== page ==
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Saturday, August 6, 2005



Researchers Try to Ease Stress on Martian Plants

Pyrococcus furiosus.
Pyrococcus furiosus.
Credit: Henry Aldrich, University of Florida/NASA
Humans deal with stress in a variety of ways. Some stress can be beneficial, provoking responses to eliminate dangers and achieve goals. Prolonged stress can be severely harmful, and can even cause death.

Plants have the same problems. When they experience stress, they release O2-, or superoxide, which acts to make the rest of the plant more resistant to new threats - and slow down or stop ordinary processes as the plant copes with the danger.

On Mars, plants that humans would bring, whether to use for survival or to aid in terraforming, are most likely going to be under severe, prolonged stress. Under these conditions, plants would have stunted growth and might even fail entirely. So now NASA researchers are trying to stop this stress response.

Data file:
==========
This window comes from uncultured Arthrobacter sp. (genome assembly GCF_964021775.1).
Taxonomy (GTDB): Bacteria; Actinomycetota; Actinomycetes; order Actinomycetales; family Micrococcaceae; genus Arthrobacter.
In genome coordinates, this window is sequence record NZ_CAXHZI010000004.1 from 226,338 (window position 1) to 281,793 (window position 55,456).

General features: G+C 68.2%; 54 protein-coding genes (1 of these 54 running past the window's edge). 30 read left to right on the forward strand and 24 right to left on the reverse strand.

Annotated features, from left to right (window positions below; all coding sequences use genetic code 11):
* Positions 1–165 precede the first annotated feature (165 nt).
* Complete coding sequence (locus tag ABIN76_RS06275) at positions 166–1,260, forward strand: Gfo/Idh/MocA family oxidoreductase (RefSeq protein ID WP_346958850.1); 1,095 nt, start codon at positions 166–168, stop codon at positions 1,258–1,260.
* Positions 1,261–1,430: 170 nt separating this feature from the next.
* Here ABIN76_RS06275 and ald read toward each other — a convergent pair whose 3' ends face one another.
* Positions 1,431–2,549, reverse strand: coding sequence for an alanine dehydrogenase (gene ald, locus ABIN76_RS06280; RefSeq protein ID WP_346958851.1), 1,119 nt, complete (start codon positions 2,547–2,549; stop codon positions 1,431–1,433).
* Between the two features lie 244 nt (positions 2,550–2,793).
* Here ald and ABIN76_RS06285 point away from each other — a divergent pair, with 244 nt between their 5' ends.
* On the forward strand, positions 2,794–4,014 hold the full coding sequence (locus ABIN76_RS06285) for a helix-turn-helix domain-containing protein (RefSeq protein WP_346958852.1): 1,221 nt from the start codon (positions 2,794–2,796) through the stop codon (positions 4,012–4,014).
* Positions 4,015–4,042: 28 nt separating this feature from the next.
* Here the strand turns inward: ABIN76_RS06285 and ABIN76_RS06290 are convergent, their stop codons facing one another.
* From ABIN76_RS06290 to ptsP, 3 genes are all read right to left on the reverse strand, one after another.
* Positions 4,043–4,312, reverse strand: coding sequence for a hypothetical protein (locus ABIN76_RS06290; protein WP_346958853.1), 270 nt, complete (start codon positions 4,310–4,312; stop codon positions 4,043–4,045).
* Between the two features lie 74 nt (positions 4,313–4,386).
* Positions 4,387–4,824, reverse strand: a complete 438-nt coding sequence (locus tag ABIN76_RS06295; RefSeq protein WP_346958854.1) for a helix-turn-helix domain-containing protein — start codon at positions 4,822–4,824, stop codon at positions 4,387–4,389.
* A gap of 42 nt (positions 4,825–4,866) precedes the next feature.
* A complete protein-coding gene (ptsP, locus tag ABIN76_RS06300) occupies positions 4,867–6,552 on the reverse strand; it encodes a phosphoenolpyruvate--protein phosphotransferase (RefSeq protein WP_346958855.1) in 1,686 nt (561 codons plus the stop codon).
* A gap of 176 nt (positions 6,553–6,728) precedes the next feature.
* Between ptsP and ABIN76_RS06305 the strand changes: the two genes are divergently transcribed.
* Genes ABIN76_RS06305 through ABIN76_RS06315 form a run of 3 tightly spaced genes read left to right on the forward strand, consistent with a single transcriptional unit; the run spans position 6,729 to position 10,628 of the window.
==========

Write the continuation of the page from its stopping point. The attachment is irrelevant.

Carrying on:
Using genes from Pyrococcus furiosis, a microbe that lives in ocean vents, the researchers hope to augment plants' natural mechanisms to eliminate superoxide, and at the same time get around plant mechanisms to slow detoxification.

If successful, we can expect faster-growing plants that might stand a chance on Mars. However, this modification will most likely come with some adverse effects, such as making the plants more vulnerable to certain threats. Only time will tell.

(More info: NASA)


- posted by Brian @ 19:59 EST